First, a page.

An ocean's oxygen levels may play a role in the impact of marine predators on bodies when they are immersed in the sea, according to Simon Fraser University researchers in a new study published this week in the journal PLoS One.
SFU criminologist Gail Anderson led the study, based on the deployment of a trio of pig carcasses into Saanich Inlet at a depth of 100 metres and studied over the past three years. Anderson assessed scavenger activity while co-author and SFU criminologist Lynne Bell continues her investigation of what happens to submerged bones.
The work is being conducted with the Victoria Experimental Network Under the Sea (VENUS), a cabled underwater laboratory allowing researchers to monitor their experiments and equipment via the internet. Numerous sensors recorded oxygen levels, temperature, pressure, salinity, density and other factors every minute. Anderson was able to control the camera from anywhere, including while at a conference in Mexico.
Researchers found that while the first two deployments were similar in nature in terms of scavenger response, with the carcasses reduced to skeletons within a month, the third remained in tact for months. Anderson says the big difference was in the dissolved oxygen levels.
"Saanich Inlet is hypoxic (deficient of oxygen) most of the year and anoxic (without oxygen) at some times," she explains. "While the animals there are adapted to low oxygen, the last carcass was deployed when it was extremely low, which kept out all the big scavengers such as the shrimp and Dungeness crab, leaving the squat lobsters, which were unable to break through the skin. This now gives us a better understanding of what happens to bodies in such waters."
Each of the carcasses was placed at the location by a remotely operated submarine with an underwater camera that was controlled by Anderson. Work is ongoing to remove the skeletal remains from these sea floor deployments.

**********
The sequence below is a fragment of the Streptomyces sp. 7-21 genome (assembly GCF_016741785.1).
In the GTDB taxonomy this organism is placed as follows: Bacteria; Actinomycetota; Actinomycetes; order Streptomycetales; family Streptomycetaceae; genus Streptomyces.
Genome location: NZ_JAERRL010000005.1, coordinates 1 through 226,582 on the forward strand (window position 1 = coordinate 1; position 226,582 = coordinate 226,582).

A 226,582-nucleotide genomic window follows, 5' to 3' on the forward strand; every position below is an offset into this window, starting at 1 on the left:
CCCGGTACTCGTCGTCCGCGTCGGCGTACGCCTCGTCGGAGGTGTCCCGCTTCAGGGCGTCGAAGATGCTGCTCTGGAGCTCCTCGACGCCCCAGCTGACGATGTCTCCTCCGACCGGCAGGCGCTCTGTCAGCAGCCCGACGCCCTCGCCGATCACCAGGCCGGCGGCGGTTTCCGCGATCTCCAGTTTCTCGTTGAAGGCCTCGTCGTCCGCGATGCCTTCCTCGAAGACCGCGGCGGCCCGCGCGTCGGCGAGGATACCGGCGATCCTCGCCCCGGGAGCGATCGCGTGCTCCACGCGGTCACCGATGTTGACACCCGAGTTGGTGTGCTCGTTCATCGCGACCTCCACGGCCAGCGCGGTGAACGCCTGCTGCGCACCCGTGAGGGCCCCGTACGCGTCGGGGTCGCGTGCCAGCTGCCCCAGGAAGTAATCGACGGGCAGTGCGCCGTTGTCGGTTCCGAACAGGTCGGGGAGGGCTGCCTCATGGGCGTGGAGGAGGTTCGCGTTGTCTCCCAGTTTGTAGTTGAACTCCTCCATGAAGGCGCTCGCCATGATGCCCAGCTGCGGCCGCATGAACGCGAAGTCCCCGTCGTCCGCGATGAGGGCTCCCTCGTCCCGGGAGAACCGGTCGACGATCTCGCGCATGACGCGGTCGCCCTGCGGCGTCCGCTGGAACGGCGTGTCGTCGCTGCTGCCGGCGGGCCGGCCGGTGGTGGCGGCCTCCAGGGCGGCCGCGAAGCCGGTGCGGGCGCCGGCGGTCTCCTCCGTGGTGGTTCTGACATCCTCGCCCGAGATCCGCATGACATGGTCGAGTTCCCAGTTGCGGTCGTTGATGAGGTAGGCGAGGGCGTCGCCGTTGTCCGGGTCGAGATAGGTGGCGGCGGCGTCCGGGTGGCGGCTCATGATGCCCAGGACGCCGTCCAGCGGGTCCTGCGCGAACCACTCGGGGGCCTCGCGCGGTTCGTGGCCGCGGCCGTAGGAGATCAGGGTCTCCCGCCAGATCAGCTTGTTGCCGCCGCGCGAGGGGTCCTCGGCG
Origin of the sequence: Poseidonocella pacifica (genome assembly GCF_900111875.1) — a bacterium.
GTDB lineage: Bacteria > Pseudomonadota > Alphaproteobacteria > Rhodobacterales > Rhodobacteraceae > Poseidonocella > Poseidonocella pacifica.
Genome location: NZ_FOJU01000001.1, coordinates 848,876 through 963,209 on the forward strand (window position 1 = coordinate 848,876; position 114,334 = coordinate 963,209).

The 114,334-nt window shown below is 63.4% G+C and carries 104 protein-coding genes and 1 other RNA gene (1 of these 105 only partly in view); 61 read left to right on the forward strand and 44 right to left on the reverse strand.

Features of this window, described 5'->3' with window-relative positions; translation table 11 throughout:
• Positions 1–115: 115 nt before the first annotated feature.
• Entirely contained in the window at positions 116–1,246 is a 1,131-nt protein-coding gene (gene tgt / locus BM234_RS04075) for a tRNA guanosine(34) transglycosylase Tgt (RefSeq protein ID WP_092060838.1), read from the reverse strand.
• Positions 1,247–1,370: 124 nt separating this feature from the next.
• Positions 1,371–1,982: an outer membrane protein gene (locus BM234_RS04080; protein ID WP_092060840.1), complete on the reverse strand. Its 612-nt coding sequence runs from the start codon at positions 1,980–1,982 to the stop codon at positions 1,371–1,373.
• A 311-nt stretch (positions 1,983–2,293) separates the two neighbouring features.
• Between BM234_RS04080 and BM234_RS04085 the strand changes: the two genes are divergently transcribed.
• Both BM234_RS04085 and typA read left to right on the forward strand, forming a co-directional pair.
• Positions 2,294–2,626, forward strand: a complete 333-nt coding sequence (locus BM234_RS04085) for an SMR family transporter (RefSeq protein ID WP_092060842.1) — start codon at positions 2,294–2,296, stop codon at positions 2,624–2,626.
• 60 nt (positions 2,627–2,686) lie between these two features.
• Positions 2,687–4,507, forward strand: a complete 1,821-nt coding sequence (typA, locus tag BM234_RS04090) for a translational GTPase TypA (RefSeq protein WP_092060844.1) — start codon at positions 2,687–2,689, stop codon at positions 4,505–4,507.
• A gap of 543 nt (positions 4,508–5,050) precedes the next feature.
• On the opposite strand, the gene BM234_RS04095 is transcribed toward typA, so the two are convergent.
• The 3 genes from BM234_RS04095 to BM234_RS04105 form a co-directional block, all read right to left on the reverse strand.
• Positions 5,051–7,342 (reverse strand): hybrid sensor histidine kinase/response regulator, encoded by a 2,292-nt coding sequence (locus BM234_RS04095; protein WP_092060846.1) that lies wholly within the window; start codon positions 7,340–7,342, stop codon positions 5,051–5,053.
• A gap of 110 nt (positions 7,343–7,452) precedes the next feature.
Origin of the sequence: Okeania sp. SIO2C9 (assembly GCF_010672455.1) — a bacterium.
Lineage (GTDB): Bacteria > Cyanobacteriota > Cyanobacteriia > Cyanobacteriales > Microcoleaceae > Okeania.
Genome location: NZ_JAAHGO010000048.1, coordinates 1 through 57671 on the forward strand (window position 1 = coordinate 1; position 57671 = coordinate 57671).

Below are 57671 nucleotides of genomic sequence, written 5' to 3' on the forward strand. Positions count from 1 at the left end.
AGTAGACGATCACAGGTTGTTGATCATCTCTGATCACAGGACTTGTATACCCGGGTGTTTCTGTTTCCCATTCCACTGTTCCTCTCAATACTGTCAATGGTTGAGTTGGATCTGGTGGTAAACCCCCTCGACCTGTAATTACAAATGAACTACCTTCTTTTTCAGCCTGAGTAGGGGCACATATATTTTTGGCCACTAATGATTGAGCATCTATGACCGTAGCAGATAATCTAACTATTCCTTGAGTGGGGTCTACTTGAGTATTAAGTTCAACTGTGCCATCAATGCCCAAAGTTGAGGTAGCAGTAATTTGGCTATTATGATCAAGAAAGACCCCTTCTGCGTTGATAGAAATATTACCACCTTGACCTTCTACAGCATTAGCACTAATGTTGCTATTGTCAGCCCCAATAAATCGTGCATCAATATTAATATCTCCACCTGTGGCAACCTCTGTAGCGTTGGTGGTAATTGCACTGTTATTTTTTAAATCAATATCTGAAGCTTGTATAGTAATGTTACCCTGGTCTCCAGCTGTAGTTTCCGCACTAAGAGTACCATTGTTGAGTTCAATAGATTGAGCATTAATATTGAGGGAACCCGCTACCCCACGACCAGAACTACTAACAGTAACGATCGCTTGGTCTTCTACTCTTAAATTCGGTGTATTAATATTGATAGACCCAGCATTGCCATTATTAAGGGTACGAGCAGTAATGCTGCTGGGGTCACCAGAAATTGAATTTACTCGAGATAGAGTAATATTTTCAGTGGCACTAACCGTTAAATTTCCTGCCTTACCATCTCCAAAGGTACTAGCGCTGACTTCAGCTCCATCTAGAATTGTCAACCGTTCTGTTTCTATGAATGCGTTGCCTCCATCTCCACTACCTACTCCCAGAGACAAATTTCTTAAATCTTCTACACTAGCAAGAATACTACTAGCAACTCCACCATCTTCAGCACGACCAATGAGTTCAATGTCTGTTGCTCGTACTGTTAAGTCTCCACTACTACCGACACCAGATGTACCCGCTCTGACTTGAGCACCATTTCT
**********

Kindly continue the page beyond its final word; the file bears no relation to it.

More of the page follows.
The University of Victoria's VENUS platform used its sensors to continuously measure several other parameters that gave the researchers additional data, including water chemistry and physics details.
Anderson says this research allowed her to demonstrate earlier to the media and the public that feet naturally disarticulate. "So the so-called mystery of the 'floating feet' washing up on shores along the West Coast was not a mystery, but a natural occurrence in the marine environment," she says.
Anderson and Bell have just deployed the 10th set of pig carcasses in a marine setting -- which are viewable by the public at venus.uvic.ca (see live viewing; note that the lights turn on every 15 minutes).
The Saanich Inlet location study was the first of a series of experiments, with carcasses so far having been deployed now in spring and fall in three different habitats and at three depths in the Salish Sea.
Anderson and Bell plan to next take the study much deeper into Barkley Canyon east of Vancouver Island. The work is part of Anderson's forensic investigative research that spans over two decades at SFU, and for the past three years, part of Bell's ongoing investigations into marine taphonomy.
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